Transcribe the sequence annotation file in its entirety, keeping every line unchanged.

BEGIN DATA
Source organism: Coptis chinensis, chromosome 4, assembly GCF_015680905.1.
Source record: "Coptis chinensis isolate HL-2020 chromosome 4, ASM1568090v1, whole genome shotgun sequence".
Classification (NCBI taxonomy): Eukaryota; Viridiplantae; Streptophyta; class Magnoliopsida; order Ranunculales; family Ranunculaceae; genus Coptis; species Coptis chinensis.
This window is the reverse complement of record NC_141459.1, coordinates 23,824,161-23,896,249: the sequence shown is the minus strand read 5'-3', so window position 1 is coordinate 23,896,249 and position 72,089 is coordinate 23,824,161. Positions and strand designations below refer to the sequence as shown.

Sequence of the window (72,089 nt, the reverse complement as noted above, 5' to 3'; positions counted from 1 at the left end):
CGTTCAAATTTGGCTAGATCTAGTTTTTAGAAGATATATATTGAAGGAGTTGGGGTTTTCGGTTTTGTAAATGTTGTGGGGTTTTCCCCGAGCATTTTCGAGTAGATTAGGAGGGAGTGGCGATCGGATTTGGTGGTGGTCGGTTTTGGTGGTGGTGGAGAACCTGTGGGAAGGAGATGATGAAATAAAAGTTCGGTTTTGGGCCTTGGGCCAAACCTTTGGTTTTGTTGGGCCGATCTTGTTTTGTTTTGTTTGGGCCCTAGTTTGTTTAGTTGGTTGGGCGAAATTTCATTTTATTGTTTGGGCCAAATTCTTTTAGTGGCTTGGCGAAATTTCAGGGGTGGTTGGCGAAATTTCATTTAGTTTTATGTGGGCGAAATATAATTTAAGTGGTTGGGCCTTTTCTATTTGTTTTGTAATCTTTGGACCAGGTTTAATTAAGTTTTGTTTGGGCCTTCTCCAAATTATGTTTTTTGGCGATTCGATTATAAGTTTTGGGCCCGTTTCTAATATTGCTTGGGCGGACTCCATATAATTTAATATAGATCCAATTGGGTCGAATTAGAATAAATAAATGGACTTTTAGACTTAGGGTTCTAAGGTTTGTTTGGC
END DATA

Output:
Source organism: Coptis chinensis, chromosome 4, assembly GCF_015680905.1.
Source record: "Coptis chinensis isolate HL-2020 chromosome 4, ASM1568090v1, whole genome shotgun sequence".
Classification (NCBI taxonomy): Eukaryota; Viridiplantae; Streptophyta; class Magnoliopsida; order Ranunculales; family Ranunculaceae; genus Coptis; species Coptis chinensis.
This window is the reverse complement of record NC_141459.1, coordinates 23,824,161-23,896,249: the sequence shown is the minus strand read 5'-3', so window position 1 is coordinate 23,896,249 and position 72,089 is coordinate 23,824,161. Positions and strand designations below refer to the sequence as shown.

Sequence of the window (72,089 nt, the reverse complement as noted above, 5' to 3'; positions counted from 1 at the left end):
CGTTCAAATTTGGCTAGATCTAGTTTTTAGAAGATATATATTGAAGGAGTTGGGGTTTTCGGTTTTGTAAATGTTGTGGGGTTTTCCCCGAGCATTTTCGAGTAGATTAGGAGGGAGTGGCGATCGGATTTGGTGGTGGTCGGTTTTGGTGGTGGTGGAGAACCTGTGGGAAGGAGATGATGAAATAAAAGTTCGGTTTTGGGCCTTGGGCCAAACCTTTGGTTTTGTTGGGCCGATCTTGTTTTGTTTTGTTTGGGCCCTAGTTTGTTTAGTTGGTTGGGCGAAATTTCATTTTATTGTTTGGGCCAAATTCTTTTAGTGGCTTGGCGAAATTTCAGGGGTGGTTGGCGAAATTTCATTTAGTTTTATGTGGGCGAAATATAATTTAAGTGGTTGGGCCTTTTCTATTTGTTTTGTAATCTTTGGACCAGGTTTAATTAAGTTTTGTTTGGGCCTTCTCCAAATTATGTTTTTTGGCGATTCGATTATAAGTTTTGGGCCCGTTTCTAATATTGCTTGGGCGGACTCCATATAATTTAATATAGATCCAATTGGGTCGAATTAGAATAAATAAATGGACTTTTAGACTTAGGGTTCTAAGGTTTGTTTGGC